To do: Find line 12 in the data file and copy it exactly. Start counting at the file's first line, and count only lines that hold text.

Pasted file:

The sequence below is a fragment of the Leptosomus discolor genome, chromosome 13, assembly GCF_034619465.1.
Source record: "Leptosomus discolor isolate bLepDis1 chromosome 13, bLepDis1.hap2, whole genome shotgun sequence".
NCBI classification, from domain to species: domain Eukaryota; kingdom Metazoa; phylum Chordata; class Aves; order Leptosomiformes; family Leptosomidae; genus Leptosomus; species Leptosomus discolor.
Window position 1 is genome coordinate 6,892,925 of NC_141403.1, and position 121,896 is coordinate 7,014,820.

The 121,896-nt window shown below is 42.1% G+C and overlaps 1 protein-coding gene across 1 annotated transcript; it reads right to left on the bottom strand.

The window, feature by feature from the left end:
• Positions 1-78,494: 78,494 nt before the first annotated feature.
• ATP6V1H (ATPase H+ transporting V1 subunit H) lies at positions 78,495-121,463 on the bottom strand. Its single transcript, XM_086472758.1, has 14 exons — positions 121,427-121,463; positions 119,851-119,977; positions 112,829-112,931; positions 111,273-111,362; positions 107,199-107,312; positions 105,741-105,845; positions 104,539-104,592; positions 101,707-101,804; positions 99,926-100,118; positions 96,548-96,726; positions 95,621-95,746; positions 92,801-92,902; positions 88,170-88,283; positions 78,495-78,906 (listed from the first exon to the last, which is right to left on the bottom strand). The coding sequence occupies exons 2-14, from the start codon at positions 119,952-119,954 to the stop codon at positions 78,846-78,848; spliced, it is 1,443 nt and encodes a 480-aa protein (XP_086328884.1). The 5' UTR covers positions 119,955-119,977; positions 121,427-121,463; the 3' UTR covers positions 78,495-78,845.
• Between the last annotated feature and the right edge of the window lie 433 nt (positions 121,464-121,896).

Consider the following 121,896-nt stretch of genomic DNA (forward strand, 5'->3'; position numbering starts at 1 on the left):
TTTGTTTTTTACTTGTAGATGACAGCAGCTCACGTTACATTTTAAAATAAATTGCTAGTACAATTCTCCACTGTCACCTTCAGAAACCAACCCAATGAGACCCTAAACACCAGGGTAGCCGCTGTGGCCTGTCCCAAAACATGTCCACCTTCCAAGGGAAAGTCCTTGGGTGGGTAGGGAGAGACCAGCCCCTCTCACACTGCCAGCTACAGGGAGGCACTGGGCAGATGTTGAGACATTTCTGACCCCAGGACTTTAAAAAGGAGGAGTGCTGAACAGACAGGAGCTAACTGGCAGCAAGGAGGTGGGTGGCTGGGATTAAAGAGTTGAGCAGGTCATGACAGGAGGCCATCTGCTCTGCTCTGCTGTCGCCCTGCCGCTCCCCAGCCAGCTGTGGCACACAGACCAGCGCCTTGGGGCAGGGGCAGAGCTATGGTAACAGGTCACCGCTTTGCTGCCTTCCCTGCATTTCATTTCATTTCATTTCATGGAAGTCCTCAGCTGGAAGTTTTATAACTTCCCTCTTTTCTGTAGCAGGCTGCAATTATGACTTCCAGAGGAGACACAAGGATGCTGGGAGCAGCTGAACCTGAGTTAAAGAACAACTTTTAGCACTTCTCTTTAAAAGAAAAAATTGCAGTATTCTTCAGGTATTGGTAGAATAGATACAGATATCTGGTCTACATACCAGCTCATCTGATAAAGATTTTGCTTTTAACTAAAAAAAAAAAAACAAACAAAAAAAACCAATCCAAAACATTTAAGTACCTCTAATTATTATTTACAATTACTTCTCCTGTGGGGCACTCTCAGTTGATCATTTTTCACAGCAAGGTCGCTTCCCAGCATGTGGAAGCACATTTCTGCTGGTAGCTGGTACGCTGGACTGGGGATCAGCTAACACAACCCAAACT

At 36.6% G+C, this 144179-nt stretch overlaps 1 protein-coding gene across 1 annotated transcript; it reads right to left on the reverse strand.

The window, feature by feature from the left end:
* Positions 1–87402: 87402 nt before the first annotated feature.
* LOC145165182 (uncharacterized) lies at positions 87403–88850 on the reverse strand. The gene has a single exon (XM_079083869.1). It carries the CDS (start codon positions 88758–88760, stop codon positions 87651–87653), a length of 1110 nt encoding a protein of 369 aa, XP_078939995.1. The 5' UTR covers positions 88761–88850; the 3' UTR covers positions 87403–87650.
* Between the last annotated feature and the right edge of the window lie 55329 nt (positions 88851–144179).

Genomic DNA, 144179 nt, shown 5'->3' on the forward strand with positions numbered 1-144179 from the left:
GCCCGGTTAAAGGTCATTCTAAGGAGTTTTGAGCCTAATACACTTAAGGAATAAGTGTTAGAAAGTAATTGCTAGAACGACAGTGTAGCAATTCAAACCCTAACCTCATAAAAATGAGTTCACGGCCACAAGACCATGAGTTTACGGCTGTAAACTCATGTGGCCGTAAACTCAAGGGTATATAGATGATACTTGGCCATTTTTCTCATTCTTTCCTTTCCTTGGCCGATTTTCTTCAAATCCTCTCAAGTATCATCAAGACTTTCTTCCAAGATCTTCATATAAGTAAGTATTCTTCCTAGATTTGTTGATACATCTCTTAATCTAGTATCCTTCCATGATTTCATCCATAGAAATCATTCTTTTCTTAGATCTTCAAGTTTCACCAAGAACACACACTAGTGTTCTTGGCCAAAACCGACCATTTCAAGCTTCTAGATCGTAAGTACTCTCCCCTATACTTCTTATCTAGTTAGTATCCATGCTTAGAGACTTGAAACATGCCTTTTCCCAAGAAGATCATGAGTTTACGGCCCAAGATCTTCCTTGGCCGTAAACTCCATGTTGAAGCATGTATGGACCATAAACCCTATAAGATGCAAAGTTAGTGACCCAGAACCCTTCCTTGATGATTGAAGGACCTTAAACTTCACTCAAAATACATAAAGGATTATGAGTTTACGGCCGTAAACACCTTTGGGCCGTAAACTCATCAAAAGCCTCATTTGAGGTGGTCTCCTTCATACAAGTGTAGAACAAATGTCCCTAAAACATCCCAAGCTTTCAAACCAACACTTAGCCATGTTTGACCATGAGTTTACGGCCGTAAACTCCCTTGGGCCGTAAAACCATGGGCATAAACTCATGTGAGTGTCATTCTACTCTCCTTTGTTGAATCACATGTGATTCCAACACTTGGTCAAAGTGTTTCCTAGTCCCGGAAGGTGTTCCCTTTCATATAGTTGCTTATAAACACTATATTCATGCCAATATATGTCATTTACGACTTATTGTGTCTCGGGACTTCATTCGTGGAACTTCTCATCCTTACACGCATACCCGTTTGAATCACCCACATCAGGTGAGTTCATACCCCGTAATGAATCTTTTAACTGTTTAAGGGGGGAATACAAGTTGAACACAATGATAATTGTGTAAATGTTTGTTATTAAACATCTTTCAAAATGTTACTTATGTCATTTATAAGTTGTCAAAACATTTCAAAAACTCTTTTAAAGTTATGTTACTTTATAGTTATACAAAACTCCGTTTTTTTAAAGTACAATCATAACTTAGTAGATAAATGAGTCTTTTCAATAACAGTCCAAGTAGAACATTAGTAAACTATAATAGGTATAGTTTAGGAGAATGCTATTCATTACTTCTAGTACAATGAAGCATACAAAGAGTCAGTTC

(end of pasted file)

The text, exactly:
At 36.6% G+C, this 144179-nt stretch overlaps 1 protein-coding gene across 1 annotated transcript; it reads right to left on the reverse strand.